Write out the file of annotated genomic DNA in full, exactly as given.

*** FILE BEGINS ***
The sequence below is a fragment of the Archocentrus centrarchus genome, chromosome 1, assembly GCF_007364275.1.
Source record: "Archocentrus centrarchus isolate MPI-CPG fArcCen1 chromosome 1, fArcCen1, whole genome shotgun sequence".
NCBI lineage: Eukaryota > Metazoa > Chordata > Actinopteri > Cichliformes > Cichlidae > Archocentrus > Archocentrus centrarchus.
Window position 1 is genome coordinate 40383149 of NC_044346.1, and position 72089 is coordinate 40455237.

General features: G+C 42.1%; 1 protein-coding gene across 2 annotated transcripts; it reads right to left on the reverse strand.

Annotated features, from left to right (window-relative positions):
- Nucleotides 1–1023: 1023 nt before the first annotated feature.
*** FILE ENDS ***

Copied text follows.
The sequence below is a fragment of the Archocentrus centrarchus genome, chromosome 1, assembly GCF_007364275.1.
Source record: "Archocentrus centrarchus isolate MPI-CPG fArcCen1 chromosome 1, fArcCen1, whole genome shotgun sequence".
NCBI lineage: Eukaryota > Metazoa > Chordata > Actinopteri > Cichliformes > Cichlidae > Archocentrus > Archocentrus centrarchus.
Window position 1 is genome coordinate 40383149 of NC_044346.1, and position 72089 is coordinate 40455237.

General features: G+C 42.1%; 1 protein-coding gene across 2 annotated transcripts; it reads right to left on the reverse strand.

Annotated features, from left to right (window-relative positions):
- Nucleotides 1–1023: 1023 nt before the first annotated feature.